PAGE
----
(At right, Sarah shows off her fine crocheted hats during the flea market, 2009...)

 Now I’m missing camp for the first time since Greece.  And my life this year has evoked much more of a need in me to go to camp – but unfortunately events conspired to keep me in Los Angeles (adding insult to injury).  So I pulled out some pictures and started posting them on Facebuchenwald.  And they got a lot of notice, much of it from other would-be Larkers who are stuck away from their preferred summer rendezvous.  And that got me thinking.  

(At left, a leisurely dinner in the Camp Two lot, 2013...)

 So I brought those pictures over here. Here, where I could tell more of a story than merely giving a gallery of pictures with some cute captions.  Where I might be able to find a way to say why & how I miss Lark.  

I miss seeing my friends.  I miss the smell of woodsmoke all around at camp and then in my clothes when I take them to launder after camp, back home where Lark is hundreds of miles and a whole lifestyle or two away.  

(Above, C2CH Manager Lori is delighted by it all, 2007)

I miss the coffeehouse, troublesome gamin that she can be, meting out lessons & rewards in a seemingly haphazard way, but always leaving the attentive observer with the gift of wisdom.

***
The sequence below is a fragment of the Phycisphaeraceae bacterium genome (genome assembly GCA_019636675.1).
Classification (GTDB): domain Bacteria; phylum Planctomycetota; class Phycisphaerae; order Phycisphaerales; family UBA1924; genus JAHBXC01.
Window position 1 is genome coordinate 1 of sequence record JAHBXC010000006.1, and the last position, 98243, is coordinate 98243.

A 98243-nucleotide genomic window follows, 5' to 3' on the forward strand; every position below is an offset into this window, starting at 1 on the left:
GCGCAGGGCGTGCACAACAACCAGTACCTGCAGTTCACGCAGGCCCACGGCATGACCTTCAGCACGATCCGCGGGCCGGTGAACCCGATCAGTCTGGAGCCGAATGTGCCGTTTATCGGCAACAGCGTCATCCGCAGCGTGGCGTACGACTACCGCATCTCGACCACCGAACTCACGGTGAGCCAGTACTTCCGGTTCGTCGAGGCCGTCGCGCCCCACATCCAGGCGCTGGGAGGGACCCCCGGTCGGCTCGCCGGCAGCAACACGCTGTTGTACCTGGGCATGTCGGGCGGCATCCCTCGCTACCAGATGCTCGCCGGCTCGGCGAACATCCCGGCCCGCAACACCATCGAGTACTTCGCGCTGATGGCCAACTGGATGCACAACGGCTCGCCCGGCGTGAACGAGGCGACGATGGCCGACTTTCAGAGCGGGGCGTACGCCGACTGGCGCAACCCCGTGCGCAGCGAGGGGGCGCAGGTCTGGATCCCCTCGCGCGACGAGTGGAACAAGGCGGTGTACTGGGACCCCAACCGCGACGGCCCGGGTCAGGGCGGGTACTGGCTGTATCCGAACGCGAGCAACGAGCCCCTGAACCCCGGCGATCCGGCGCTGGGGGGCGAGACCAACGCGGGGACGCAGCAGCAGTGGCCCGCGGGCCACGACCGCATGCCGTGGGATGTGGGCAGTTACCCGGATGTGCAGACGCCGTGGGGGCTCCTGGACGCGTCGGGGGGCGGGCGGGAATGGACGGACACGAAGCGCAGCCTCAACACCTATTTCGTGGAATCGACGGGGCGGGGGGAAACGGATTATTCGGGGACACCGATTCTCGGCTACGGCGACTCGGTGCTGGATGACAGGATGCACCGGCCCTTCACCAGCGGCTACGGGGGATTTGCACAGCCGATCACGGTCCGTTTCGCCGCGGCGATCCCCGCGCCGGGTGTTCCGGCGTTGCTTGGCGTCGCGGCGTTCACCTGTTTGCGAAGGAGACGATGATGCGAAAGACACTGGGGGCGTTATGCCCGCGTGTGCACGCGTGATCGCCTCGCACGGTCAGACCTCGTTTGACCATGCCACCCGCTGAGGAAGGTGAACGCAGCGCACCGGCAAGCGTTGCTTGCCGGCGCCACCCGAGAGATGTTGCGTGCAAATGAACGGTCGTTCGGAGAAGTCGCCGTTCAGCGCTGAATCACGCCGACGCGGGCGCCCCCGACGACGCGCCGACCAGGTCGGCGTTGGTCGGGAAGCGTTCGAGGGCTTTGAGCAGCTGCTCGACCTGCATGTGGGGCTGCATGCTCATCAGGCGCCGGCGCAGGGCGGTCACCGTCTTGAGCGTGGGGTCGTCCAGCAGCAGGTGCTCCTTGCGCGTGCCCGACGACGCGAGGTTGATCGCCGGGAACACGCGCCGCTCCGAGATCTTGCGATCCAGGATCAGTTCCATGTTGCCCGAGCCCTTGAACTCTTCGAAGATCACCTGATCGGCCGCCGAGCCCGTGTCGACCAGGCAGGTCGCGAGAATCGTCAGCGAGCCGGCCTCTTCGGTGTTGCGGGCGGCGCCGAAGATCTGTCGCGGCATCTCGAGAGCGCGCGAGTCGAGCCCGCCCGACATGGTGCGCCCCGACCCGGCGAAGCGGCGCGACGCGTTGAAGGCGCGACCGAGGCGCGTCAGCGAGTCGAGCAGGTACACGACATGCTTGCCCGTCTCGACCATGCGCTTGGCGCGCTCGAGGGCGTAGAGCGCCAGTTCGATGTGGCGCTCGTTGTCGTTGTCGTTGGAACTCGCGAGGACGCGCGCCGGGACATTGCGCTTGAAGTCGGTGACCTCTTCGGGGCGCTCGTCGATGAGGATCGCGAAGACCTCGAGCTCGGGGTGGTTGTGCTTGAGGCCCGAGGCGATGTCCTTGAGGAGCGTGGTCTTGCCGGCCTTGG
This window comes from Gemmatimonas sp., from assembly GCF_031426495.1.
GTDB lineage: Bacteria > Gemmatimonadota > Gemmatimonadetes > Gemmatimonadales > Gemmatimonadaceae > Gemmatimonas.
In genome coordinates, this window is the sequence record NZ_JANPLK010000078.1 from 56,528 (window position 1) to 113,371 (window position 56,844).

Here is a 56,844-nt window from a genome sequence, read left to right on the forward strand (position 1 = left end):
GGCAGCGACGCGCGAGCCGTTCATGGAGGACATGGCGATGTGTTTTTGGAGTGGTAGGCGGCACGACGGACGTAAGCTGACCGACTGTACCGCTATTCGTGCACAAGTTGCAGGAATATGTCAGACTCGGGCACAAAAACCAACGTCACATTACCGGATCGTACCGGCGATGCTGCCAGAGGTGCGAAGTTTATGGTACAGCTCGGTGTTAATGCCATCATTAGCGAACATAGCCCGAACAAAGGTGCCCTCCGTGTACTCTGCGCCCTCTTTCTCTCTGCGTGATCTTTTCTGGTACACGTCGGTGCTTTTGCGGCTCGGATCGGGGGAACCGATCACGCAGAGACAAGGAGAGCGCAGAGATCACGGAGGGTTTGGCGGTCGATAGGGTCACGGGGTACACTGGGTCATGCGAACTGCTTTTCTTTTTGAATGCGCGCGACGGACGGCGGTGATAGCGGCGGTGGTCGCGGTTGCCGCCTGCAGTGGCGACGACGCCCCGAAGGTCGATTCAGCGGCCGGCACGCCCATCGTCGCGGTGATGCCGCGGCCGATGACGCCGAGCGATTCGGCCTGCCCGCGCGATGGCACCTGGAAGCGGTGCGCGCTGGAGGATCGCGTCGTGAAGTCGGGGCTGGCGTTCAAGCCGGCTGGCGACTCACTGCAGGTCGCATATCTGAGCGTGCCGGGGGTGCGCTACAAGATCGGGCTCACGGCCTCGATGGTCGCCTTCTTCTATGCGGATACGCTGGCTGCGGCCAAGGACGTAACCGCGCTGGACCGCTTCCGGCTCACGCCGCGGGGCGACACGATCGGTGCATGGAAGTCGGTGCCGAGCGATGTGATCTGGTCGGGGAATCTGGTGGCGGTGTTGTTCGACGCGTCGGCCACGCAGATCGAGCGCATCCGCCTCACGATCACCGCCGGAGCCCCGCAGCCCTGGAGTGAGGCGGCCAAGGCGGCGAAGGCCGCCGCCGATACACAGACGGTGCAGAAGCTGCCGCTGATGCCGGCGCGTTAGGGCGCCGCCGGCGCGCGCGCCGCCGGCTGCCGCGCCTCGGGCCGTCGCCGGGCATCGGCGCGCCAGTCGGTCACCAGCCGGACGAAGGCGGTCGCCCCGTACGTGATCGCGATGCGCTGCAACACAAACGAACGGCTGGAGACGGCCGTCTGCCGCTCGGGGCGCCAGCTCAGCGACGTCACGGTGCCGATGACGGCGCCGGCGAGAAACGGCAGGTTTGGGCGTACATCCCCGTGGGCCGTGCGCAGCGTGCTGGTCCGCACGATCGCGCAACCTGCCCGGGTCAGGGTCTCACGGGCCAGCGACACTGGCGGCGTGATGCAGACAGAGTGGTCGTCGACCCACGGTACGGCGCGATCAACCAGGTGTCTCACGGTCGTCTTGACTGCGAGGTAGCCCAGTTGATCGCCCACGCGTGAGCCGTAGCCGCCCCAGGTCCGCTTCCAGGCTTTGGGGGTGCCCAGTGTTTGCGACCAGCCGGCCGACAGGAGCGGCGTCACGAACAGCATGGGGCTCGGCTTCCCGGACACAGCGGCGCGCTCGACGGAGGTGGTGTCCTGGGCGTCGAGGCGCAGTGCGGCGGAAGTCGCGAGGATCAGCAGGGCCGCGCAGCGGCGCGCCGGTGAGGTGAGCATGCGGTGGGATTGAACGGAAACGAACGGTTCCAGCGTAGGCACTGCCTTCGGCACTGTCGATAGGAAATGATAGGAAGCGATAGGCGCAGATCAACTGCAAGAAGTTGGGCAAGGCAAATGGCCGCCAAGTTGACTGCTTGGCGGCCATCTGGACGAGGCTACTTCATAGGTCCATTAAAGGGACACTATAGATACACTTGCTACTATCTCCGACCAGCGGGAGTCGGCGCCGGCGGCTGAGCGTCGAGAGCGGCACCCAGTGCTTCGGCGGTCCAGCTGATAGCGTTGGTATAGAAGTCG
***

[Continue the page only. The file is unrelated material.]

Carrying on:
I miss the sounds day & night – of music floating on the breezes coming through the trees, of songs sung for centuries in scores of languages, telling stories, recounting romances and heroic deeds and country humor.  

(At left, Steve & Sam the NASA Man prepare for the evening rush, 2007...)

I miss the dueling marching bands, each coming from a different direction, each playing beautiful ancient songs from far-off places, coming this close to clashing as they try to drown each other out –  then the sudden shift as both entire groups play first the one song, then the other.  

 I miss seeing strangers sitting down to play together, people who many times cannot communicate in words because they don’t speak each other’s language, but who can and do communicate beautifully in the music.